National WWII Museum
New Orleans, Louisiana
Finding a hometown for a "national" museum for a big American war is like going into combat: whoever is most aggressive usually wins. Harrisburg, Pennsylvania, grabbed the Civil War; Kansas City, Missouri, snagged World War I; and now New Orleans occupies World War II.
New Orleans' National WWII Museum opened in 2000 as the National D-Day Museum, based on the reasonable link that D-Day's amphibious boats were designed and built in New Orleans. But with no apparent opposition, the D-Day Museum has brazenly ballooned into an attraction covering all 1,300+ days of the war, depending on where you mark its beginning and end. Talk about mission creep.
World War II was the world's biggest war, and the National WWII Museum is now America's biggest war museum, a brain-numbing expanse of exhibits spread across multiple buildings, filling a city block. It is bewildering and endless, much as we imagine WWII was to the people who fought it, although we don't think the similarity was intended. You reach the wall-size "Japan Quits!" newspaper and think you've made it, but...oops. Three more buildings to go.
Most visitors begin by watching a 4-D multimedia show, "Beyond All Boundaries," in the museum's Victory Theater. Wind blows, smoke billows, and explosions rock the seats as Tom Hanks soberly narrates and sad music plays at appropriate moments. It's a fitting gateway into a museum that wows you with Hollywood staging. Video screens and oral history stations and animated maps and "immersive" galleries are everywhere.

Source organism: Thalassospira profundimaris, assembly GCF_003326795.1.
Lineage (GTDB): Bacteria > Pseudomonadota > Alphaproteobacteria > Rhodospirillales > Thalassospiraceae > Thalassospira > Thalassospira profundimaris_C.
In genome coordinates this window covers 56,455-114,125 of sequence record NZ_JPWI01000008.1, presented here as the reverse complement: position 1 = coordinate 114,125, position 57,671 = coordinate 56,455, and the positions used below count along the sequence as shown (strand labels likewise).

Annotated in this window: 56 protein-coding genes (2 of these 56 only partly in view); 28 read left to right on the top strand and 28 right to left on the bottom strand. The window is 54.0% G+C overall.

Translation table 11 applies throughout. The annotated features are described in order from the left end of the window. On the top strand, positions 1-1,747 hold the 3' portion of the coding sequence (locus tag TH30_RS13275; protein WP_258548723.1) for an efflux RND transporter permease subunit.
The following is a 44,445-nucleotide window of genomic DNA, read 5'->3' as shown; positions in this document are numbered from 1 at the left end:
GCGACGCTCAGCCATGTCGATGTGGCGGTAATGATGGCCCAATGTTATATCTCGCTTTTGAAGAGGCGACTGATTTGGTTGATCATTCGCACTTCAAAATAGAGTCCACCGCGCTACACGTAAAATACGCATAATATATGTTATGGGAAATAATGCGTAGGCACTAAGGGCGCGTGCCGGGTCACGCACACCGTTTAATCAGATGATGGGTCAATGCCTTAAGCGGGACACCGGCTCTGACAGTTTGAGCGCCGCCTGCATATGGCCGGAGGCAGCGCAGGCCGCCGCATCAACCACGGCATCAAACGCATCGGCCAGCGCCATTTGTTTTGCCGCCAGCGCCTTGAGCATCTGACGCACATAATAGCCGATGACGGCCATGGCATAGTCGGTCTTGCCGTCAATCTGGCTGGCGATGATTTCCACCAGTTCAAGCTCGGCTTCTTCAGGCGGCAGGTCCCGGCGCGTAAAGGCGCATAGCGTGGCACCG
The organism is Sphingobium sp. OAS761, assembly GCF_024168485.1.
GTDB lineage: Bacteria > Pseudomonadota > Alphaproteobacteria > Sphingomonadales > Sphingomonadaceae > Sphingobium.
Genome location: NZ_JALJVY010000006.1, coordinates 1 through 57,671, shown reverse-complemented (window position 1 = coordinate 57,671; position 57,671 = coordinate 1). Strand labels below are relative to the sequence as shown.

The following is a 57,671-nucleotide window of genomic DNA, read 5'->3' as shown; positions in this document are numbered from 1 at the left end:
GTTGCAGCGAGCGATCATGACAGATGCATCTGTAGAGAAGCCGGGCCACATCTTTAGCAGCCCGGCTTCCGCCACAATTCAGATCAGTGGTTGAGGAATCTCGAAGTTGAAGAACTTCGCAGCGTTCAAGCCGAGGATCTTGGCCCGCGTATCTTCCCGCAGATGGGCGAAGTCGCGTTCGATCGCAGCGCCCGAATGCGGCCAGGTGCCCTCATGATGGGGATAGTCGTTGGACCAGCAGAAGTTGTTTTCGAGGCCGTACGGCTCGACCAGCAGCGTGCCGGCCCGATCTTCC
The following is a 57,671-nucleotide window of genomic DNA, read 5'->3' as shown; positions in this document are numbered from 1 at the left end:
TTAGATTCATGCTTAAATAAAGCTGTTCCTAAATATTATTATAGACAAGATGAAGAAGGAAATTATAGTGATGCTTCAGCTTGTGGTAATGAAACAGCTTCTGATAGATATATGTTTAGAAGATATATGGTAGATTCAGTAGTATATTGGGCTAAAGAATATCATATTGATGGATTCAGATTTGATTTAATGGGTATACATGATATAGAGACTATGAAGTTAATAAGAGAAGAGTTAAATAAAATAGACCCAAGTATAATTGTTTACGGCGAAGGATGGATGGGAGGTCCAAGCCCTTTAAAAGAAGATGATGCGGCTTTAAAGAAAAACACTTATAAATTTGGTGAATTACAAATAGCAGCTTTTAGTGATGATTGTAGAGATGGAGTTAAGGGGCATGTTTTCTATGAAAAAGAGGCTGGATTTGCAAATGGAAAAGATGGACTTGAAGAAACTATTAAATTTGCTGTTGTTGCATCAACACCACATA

For a national museum, however, there really isn't much in the way of key artifacts (the same is true of the national Civil War and World War I museums) -- but maybe most of the wow-factor stuff was already grabbed by the Smithsonian and the West Point Museum. Instead, this museum is all about leveling: presenting the war as experienced by everyday men and women, exhibiting objects such as the wristwatch worn by a recipient of the Distinguished Service Cross, and a wallet carried by a Medal of Honor winner. These common-man items further reinforce the need for dazzling displays, but the museum says that this "stimulation" is simply what's needed nowadays to interest young people.
Like the Titanic Museum, the National WWII Museum assigns to you a particular person (with an electronic "dog tag") whose progress you follow through the war. Surprisingly, you have a much better chance of staying alive as a U.S. WWII combatant than you would have had as a passenger on the Titanic. As one display early in the museum makes graphically clear, the U.S. suffered over a half-million deaths, but Japan had over 3 million and Germany almost 9 million.
Fans of immersion will enjoy the train car that recreates tearful farewells of Americans leaving for war, and the bombed Air Force quonset hut with fighter planes soaring overhead on a projected sky. Our favorite spot, however, was the "Boeing Center" pavilion, with real WWII aircraft (the museum calls them "macro-artifacts") hung from the lofty ceiling and a very long staircase that you can climb to get a bird's-eye view. Set into one wall are giant video screens showing footage of B-52 bombers and a suit-wearing Boeing executive extolling the patriotism of the corporation.
The time has long passed for anyone to ask, "Why New Orleans?" when discussing the National WWII Museum. It's here, and with its impressive list of multi-million-dollar donations, it's not going anywhere else. The museum plans to complete its elaborate six-acre campus while there are still World War II vets alive to see it, but its mission is to dazzle generations of visitors even after the Greatest one is gone.